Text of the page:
“The Bureau agents had authority to order the arrest and imprisonment of any citizen on the single statement of any former slave and if any resistance was made to the mandate, the bureau agent, the post commander, or military governor, was always ready to enforce it with a file of bayonets.
“The former slaves were led to believe that all the land belonged to them. Bureau agents were also responsible for the well-documented hoax that every Negro head of family who went to the polls and voted the Republican ticket would receive ‘forty acres and a mule.’
“Swindlers from the North also did a thriving business selling red and blue pegs for $1 each to the former slaves, telling them to use the pegs to stake-off their 40 acres.”
In South Carolina, officers and agents of the freedman’s Bureau formed a secret political society called the Loyal League and enlisted former slaves as members. The purpose of the League was “to keep the white man under foot.”
Former slaves were initiated into the secret society and bound by a “solemn obligation,” to go to the polls and vote the Republican ticket.
The initiated League members were taught – even in printed literature – that their former masters were their worst enemies and would “put them back in slavery if the democratic Party came to power.”
In his book: Ousting the Carpetbagger From South Carolina, Henry T. Thompson wrote, “A white person who incurred the enmity of the League was apt to have his house or barn burned and he was without redress.” Members of the League who incurred its displeasure were “persecuted, whipped, and in some cases put to death.”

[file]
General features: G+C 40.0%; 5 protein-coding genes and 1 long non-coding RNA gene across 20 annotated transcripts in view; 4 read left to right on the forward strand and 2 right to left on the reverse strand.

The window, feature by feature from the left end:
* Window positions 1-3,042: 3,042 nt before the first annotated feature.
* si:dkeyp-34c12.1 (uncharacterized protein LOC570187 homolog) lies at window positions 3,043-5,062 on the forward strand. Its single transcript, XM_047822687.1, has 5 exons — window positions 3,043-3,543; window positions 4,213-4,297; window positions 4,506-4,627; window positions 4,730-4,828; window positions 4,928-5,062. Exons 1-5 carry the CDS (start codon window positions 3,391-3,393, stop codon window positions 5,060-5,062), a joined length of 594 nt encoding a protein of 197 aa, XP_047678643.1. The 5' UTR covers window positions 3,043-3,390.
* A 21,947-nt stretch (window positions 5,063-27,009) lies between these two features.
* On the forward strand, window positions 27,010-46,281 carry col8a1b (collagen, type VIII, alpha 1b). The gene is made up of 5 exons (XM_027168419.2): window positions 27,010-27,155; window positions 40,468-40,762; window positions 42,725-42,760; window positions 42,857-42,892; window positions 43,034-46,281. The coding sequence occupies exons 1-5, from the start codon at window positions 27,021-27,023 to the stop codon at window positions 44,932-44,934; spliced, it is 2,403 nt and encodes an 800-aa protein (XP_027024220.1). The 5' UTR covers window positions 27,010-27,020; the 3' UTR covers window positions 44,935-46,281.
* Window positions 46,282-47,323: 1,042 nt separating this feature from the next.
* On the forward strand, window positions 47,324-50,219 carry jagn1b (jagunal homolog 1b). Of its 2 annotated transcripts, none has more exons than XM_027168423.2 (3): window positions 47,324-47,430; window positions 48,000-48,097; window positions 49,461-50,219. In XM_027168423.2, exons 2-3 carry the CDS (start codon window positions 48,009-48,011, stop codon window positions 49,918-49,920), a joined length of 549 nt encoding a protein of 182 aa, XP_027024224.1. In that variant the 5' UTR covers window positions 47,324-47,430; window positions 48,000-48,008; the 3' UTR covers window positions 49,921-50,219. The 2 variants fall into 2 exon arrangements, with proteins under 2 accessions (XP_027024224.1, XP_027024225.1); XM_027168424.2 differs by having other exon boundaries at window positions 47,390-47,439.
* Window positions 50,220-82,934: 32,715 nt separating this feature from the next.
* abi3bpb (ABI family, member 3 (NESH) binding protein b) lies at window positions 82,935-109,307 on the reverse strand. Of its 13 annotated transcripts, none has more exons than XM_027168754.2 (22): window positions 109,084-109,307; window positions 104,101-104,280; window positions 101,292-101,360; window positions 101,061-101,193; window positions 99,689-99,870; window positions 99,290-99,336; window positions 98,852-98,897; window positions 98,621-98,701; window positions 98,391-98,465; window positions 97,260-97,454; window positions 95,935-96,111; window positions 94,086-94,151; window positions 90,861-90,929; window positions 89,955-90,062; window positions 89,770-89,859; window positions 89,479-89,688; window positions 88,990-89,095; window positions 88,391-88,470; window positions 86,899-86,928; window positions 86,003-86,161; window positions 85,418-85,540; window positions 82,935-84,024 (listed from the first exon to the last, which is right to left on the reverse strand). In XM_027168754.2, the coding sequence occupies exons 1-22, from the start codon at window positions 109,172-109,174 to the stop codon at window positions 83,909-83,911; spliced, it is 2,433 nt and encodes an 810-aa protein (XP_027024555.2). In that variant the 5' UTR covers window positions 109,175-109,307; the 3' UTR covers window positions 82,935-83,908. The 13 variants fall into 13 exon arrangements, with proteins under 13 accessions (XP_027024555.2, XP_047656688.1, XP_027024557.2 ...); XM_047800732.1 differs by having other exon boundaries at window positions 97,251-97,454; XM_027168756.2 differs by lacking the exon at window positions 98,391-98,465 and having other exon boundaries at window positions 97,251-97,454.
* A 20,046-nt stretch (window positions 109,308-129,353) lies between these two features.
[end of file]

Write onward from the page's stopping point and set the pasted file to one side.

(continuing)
“In South Carolina, the League, in course of time, came simply to mean the Negro militia,” armed with rifles and bayonets.
“During Reconstruction, Republicans were known as Radicals and democrats as Conservatives.”
With the restoration of South Carolina to the Union in 1868, “most of the officers of the Freedman’s Bureau became office holders under the Carpetbag government.”
About the same time the Freedman’s Bureau and the Loyal League closed operations. They had accomplished their purpose: “The permanent alienation of the two races by its gospel of hate.”
President Johnson became President after the death of Lincoln. He used the Constitution in an attempt to shield the people of South Carolina from the radicals of the North and secure their civil rights.
Wade Hampton was the leading citizen of the state and was urged to run for Governor, but declined, stating that someone less involved in the recent war would be more useful.
James L. Orr, from Anderson was the only candidate, but Hampton, not a candidate came in a close second in the election.
Radical Republicans in Congress insisted that it was the duty of Congress not the President to prescribe the conditions imposed on the Southern states. The Congress refused to recognize the elected members and denied seats to the elected Senators and Congressmen from the Southern states.